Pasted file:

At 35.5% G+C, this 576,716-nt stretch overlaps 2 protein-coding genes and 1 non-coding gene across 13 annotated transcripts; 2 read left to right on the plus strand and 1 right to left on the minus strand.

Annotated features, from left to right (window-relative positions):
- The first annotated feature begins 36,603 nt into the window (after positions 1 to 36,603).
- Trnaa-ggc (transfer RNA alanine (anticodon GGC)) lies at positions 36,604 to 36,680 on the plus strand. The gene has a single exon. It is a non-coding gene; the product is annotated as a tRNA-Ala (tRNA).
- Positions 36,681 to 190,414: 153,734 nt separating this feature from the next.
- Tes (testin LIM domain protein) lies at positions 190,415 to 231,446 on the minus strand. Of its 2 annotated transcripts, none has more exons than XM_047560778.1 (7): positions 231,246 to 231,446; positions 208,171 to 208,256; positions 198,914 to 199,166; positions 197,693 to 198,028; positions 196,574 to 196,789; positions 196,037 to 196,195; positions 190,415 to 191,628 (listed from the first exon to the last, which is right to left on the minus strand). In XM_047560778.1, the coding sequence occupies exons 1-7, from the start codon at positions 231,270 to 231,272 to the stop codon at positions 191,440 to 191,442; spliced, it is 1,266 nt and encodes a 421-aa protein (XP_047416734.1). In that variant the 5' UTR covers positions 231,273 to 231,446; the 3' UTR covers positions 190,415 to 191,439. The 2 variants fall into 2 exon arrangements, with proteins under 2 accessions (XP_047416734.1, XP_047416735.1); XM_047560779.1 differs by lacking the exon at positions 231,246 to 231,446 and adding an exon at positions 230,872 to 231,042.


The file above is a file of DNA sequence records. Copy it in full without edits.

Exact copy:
At 35.5% G+C, this 576,716-nt stretch overlaps 2 protein-coding genes and 1 non-coding gene across 13 annotated transcripts; 2 read left to right on the plus strand and 1 right to left on the minus strand.

Annotated features, from left to right (window-relative positions):
- The first annotated feature begins 36,603 nt into the window (after positions 1 to 36,603).
- Trnaa-ggc (transfer RNA alanine (anticodon GGC)) lies at positions 36,604 to 36,680 on the plus strand. The gene has a single exon. It is a non-coding gene; the product is annotated as a tRNA-Ala (tRNA).
- Positions 36,681 to 190,414: 153,734 nt separating this feature from the next.
- Tes (testin LIM domain protein) lies at positions 190,415 to 231,446 on the minus strand. Of its 2 annotated transcripts, none has more exons than XM_047560778.1 (7): positions 231,246 to 231,446; positions 208,171 to 208,256; positions 198,914 to 199,166; positions 197,693 to 198,028; positions 196,574 to 196,789; positions 196,037 to 196,195; positions 190,415 to 191,628 (listed from the first exon to the last, which is right to left on the minus strand). In XM_047560778.1, the coding sequence occupies exons 1-7, from the start codon at positions 231,270 to 231,272 to the stop codon at positions 191,440 to 191,442; spliced, it is 1,266 nt and encodes a 421-aa protein (XP_047416734.1). In that variant the 5' UTR covers positions 231,273 to 231,446; the 3' UTR covers positions 190,415 to 191,439. The 2 variants fall into 2 exon arrangements, with proteins under 2 accessions (XP_047416734.1, XP_047416735.1); XM_047560779.1 differs by lacking the exon at positions 231,246 to 231,446 and adding an exon at positions 230,872 to 231,042.